What makes a good yoga instructor?

I guess it hasn’t been all that long since I started practicing yoga at FlowYoga in Redmond, but the days of not being able to touch my toes are long gone. I can hold my own in the crow pose, but still find some of the bends a little over the top!  That’s ok for I’ve always got tomorrow to give it another go.

Being a student for more than a year now has introduced me to the styles of a few different instructors, and I have to say that there are particular attributes that seem to stand out from the better instructors. Yet, better, is a relative term so I’d like to outline what I mean in a little more detail.

Yoga instructor characteristics that enhance the students experience.

Share within your personal space as if you’re hugging your students

Understanding your personal space is one thing, but opening yourself up and using that energy in your instruction makes for a great yoga instructor. The instructors that are not afraid to let students into their personal space when they are open and venerable allow for the yoga experience to go beyond the physical and into the emotional aspects of the practice.

This is different than simply approaching a student and making corrections in their posture. Any instructor can suggest a longer stance, or a lengthening, or some other alignment while still protecting their own personal space. But when this is done when the instructor’s personal space engulfs the student, the experience is felt in a very deep way.

What I’m talking about is probably more closely aligned with giving someone a hug. When you hug someone, the intent is to consciously open your personal space. When you do, who you are in the inside flows though and is felt in the emotional level of the receiver.

During yoga, when the physical body is pushed to the limit, the barriers, that people build in order to isolate themselves from the emotional effects of others, are softened. This is the exact time when emotional energies have the greatest impact. This is where a really good instructor can enhance a student’s yoga experience by consciously using the personal space to help release emotional blockages or enhance the flow of emotional energy.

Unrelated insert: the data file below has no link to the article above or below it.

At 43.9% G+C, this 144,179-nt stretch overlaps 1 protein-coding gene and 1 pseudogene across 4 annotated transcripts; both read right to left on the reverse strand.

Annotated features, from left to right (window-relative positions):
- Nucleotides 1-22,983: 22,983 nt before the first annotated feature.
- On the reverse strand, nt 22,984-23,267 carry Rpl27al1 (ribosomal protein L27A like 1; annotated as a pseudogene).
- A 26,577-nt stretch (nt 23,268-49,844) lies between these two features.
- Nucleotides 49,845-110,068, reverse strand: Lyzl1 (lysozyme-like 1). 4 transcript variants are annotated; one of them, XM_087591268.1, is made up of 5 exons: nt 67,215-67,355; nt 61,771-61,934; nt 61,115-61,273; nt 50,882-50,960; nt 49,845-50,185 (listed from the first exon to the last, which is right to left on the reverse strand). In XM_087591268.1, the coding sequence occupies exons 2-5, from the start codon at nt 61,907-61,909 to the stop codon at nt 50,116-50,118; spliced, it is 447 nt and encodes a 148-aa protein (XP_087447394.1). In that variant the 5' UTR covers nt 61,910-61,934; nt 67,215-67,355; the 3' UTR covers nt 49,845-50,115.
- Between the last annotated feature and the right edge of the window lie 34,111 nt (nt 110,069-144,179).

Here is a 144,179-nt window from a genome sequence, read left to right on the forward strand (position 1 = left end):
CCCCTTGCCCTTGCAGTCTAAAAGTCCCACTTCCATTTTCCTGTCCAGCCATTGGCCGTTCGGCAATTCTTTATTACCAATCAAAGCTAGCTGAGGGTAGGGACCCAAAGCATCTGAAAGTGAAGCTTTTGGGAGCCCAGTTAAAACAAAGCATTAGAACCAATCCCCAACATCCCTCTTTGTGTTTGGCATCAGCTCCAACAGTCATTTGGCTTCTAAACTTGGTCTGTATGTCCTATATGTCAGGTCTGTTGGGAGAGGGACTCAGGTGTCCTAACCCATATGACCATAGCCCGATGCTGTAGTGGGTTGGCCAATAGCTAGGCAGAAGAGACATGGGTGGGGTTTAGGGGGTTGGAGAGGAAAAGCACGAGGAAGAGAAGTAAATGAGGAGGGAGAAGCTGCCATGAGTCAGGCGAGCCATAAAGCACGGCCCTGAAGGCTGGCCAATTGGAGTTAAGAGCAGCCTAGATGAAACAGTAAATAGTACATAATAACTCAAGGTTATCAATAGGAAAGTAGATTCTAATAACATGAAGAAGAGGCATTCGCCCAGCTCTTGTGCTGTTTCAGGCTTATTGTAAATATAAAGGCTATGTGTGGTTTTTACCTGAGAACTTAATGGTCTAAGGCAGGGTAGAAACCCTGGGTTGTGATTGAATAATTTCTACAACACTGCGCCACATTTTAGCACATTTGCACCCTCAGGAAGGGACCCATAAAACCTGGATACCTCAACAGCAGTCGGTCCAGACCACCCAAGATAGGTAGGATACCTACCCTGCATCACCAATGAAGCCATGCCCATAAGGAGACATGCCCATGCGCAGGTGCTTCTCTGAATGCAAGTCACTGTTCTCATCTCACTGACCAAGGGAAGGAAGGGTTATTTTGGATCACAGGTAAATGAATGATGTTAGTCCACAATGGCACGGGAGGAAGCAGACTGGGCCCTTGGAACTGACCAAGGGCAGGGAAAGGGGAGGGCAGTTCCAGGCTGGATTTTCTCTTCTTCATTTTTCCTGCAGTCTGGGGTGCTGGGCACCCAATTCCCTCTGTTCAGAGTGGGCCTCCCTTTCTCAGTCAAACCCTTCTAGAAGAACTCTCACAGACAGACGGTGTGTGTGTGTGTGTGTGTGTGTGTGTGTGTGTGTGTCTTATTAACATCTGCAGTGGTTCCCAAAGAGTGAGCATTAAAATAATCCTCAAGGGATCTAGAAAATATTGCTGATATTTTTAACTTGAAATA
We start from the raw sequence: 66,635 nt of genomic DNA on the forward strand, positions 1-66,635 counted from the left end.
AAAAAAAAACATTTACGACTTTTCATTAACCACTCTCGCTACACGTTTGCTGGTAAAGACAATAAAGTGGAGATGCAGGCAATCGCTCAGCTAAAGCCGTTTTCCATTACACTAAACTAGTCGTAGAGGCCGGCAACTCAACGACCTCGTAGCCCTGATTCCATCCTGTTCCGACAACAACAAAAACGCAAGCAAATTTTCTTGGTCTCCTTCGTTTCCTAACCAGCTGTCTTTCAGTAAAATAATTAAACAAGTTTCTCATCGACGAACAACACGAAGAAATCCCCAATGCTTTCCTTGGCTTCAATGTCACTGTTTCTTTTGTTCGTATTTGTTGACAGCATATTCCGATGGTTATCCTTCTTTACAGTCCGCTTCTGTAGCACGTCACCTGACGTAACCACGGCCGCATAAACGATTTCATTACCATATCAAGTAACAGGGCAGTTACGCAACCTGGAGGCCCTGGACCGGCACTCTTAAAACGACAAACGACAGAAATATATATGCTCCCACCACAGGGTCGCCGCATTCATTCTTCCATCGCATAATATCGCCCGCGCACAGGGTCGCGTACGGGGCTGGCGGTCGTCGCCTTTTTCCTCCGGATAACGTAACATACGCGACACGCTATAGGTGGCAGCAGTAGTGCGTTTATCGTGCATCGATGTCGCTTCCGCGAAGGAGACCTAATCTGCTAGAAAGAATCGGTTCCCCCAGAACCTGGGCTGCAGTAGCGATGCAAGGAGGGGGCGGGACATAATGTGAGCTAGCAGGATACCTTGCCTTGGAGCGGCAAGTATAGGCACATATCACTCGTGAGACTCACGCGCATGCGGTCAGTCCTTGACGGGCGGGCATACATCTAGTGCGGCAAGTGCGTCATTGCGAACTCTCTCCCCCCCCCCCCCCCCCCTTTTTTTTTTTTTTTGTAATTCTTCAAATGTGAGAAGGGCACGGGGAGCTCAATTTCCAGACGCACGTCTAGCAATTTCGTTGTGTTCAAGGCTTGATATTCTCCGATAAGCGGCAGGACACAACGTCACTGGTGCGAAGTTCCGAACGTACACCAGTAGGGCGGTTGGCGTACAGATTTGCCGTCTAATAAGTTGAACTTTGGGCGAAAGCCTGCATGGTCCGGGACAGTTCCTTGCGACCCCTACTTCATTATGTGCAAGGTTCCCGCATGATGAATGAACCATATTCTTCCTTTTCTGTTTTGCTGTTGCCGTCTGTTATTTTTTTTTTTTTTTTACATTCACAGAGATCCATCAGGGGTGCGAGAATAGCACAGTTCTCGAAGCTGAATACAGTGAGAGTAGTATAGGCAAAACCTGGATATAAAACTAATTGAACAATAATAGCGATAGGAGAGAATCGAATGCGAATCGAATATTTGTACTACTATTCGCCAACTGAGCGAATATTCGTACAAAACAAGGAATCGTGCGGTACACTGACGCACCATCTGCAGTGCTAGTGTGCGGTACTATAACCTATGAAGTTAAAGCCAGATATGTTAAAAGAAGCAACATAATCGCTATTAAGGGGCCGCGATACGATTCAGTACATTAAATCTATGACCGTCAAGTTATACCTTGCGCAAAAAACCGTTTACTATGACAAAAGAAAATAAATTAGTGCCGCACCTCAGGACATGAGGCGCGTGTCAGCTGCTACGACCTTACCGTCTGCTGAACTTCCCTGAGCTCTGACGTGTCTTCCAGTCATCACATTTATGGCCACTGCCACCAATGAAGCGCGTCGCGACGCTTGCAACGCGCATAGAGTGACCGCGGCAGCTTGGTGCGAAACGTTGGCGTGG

To really make this effective, the instructor must be open at the time of merging. In other words, it is of no use to enter someone’s personal space if you’re going to keep the standard blocks up and active. Picture Mr. Spock approaching a student to make a correction. Sure, you can technically do this, but the experience is far from satisfying.

Thus, one trait of a really good yoga instructor is someone that makes themselves just a venerable as the students – yet knows that when they enter the student’s personal space they will be enhancing the student’s yoga experience in non-physical ways.

Make eye contact

As simple and difficult this task is, making eye contact shows attentiveness, openness and truthfulness. Every effort should be made to engage in this process and encourage the energy that it inspires.

Tell the student where he’s going

Yoga in a class setting is a process of shared energy. When the class performs in a synchronous fashion, the energy in the room becomes harmonious. It’s the instructors responsibility to direct the student into the correct postures through the correct sequence of moves. Setting the intention for a single move before any movement has occurred offers the opportunity to move the class in unison.

For instance, for down dog, the sequence “Lift your right leg towards the ceiling inhale, move your leg forward exhaling, drop your left heel down and inhale into warrior one” is harder to follow than “prepare for warrior one, inhale your right leg towards the ceiling, exhale your right foot forward, drop your left heel and inhale into your warrior.” Anyone that has done a warrior pose knows the basic sequence of moves, thus, if they know where they are going, they will get there with the breathing instructions from the master yogi.

Prepare the student for longer sequences

This same preparation holds for longer sequences. If you’re going to warm up with a Sun Salutation A, let it be known ahead of time so the students are not guessing exactly what will unfold and then follow the individual instructions that take you through the transitions.